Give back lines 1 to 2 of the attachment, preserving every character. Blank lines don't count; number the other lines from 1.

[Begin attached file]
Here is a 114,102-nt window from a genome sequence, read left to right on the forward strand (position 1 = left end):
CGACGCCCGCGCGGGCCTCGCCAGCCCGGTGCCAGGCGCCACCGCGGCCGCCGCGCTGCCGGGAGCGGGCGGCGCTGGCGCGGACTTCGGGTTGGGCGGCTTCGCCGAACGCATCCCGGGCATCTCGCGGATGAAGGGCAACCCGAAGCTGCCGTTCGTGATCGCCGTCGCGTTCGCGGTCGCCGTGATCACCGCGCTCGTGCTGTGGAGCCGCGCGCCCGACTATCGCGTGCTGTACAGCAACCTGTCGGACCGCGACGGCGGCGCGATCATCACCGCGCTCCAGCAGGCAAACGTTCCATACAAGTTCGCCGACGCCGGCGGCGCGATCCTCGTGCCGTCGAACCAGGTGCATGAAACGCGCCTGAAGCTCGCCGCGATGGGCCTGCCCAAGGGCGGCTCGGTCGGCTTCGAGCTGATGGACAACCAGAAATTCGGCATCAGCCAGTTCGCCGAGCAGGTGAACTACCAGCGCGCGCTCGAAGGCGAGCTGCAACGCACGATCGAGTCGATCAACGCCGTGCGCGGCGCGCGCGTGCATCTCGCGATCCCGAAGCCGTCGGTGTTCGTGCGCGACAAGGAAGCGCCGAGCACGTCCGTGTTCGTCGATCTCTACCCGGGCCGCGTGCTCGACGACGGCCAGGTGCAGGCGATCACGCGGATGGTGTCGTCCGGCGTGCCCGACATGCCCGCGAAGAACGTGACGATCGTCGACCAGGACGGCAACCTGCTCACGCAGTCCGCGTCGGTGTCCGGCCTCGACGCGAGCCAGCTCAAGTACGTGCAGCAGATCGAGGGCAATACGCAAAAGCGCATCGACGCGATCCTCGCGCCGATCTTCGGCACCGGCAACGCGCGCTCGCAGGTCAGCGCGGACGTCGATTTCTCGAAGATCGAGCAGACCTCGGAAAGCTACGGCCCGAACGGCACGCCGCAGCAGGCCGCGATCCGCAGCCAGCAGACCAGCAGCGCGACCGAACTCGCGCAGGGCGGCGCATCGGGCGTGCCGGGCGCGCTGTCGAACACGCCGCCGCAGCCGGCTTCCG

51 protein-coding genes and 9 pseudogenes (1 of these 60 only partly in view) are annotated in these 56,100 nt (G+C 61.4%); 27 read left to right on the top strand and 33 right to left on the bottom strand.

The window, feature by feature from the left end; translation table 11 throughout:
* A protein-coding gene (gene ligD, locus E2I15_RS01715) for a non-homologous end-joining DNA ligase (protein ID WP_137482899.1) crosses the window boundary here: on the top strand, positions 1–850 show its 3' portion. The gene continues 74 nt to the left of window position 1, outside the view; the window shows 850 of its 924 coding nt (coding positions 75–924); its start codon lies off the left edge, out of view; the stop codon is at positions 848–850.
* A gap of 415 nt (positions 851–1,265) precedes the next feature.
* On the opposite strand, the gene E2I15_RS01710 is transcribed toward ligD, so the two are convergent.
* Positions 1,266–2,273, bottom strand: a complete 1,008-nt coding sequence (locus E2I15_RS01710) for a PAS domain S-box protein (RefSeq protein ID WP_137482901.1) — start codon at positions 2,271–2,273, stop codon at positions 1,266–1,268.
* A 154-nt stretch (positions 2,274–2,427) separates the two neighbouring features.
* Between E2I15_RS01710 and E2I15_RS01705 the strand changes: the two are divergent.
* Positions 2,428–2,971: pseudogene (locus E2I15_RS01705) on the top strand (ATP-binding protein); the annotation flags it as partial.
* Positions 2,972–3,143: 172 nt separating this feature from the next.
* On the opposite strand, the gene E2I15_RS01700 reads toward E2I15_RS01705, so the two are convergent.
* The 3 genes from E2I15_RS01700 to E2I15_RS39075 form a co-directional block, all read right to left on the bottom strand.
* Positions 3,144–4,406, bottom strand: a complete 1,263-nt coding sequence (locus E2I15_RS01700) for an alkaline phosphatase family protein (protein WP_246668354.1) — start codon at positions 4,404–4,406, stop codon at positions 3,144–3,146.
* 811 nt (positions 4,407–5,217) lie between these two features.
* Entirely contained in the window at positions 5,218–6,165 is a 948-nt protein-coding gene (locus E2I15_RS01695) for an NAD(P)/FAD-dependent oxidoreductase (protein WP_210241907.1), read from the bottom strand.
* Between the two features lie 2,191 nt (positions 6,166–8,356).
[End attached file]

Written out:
Here is a 114,102-nt window from a genome sequence, read left to right on the forward strand (position 1 = left end):
CGACGCCCGCGCGGGCCTCGCCAGCCCGGTGCCAGGCGCCACCGCGGCCGCCGCGCTGCCGGGAGCGGGCGGCGCTGGCGCGGACTTCGGGTTGGGCGGCTTCGCCGAACGCATCCCGGGCATCTCGCGGATGAAGGGCAACCCGAAGCTGCCGTTCGTGATCGCCGTCGCGTTCGCGGTCGCCGTGATCACCGCGCTCGTGCTGTGGAGCCGCGCGCCCGACTATCGCGTGCTGTACAGCAACCTGTCGGACCGCGACGGCGGCGCGATCATCACCGCGCTCCAGCAGGCAAACGTTCCATACAAGTTCGCCGACGCCGGCGGCGCGATCCTCGTGCCGTCGAACCAGGTGCATGAAACGCGCCTGAAGCTCGCCGCGATGGGCCTGCCCAAGGGCGGCTCGGTCGGCTTCGAGCTGATGGACAACCAGAAATTCGGCATCAGCCAGTTCGCCGAGCAGGTGAACTACCAGCGCGCGCTCGAAGGCGAGCTGCAACGCACGATCGAGTCGATCAACGCCGTGCGCGGCGCGCGCGTGCATCTCGCGATCCCGAAGCCGTCGGTGTTCGTGCGCGACAAGGAAGCGCCGAGCACGTCCGTGTTCGTCGATCTCTACCCGGGCCGCGTGCTCGACGACGGCCAGGTGCAGGCGATCACGCGGATGGTGTCGTCCGGCGTGCCCGACATGCCCGCGAAGAACGTGACGATCGTCGACCAGGACGGCAACCTGCTCACGCAGTCCGCGTCGGTGTCCGGCCTCGACGCGAGCCAGCTCAAGTACGTGCAGCAGATCGAGGGCAATACGCAAAAGCGCATCGACGCGATCCTCGCGCCGATCTTCGGCACCGGCAACGCGCGCTCGCAGGTCAGCGCGGACGTCGATTTCTCGAAGATCGAGCAGACCTCGGAAAGCTACGGCCCGAACGGCACGCCGCAGCAGGCCGCGATCCGCAGCCAGCAGACCAGCAGCGCGACCGAACTCGCGCAGGGCGGCGCATCGGGCGTGCCGGGCGCGCTGTCGAACACGCCGCCGCAGCCGGCTTCCG